A report on who’s been shooting at whom, and why.

When the U.S. Marines entered Lebanon, they were sucked into the vortex of a religious feud that has been swirling long before the U.S. declared its independence from Great Britain. It is small wonder that there has been no peace for the multinational peacekeepers.

The Lebanese political system, with its president, prime minister, and parliament, resembles other modern democracies on the surface. But it remains, in essence, a feudal system. Its main leadership has always been elected from hereditary clan leaders. Lebanese President Amin Gemayel is the heir of a leading Maronite clan, while Walid Jumblatt, a member of parliament and the opposition leader, heads a dominant Druze clan and lives in its medieval castle.

The identity of the Lebanese is determined not so much by national allegiance as by allegiance to village, clan chief, and, above all, to religious group. So in this context, the word Christian is a community and political term more than a religious one.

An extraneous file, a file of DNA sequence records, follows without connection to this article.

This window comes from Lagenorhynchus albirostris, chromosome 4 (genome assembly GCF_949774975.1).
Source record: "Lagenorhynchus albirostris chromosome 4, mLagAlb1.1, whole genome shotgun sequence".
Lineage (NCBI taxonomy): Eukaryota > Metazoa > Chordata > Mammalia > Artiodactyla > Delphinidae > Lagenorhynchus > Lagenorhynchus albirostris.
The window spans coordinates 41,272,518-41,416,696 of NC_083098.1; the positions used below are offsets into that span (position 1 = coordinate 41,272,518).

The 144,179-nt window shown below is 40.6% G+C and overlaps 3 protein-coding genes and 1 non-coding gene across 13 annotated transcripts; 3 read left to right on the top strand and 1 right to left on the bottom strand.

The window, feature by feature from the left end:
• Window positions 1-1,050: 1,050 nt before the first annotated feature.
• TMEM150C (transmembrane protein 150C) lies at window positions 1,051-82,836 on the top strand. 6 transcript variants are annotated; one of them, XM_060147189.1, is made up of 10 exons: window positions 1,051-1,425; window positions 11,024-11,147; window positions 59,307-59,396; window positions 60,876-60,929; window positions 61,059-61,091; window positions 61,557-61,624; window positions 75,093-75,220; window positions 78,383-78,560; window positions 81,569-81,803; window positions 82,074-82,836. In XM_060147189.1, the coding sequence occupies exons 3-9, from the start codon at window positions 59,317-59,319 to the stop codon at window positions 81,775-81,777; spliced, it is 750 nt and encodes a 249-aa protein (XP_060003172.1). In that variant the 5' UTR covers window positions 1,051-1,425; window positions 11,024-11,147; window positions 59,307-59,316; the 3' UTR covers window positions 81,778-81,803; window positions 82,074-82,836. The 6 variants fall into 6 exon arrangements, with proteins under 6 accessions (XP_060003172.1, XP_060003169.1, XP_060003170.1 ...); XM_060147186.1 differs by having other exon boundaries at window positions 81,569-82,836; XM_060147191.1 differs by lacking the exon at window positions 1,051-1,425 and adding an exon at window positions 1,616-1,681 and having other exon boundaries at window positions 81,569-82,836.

Neither of the groups recently shooting it out originated in Lebanon, but fled to the isolation of its steep ridges and canyons as persecuted religious minorities.

The Maronites were chased there from northern Syria, where Antioch, the oldest Gentile church, was situated. The early Constantinople-based Christian church was hard on those who deviated from its doctrinal formulations. It excluded the Nestorians from orthodoxy in the early fifth century for overly emphasizing the distinction between the divine Logos and the man Jesus. Then in the mid-fifth century, it pushed out those who maintained that Christ possessed only a divine nature (the Coptic, Armenian, and Syrian Orthodox churches still fit this category). Finally, ...

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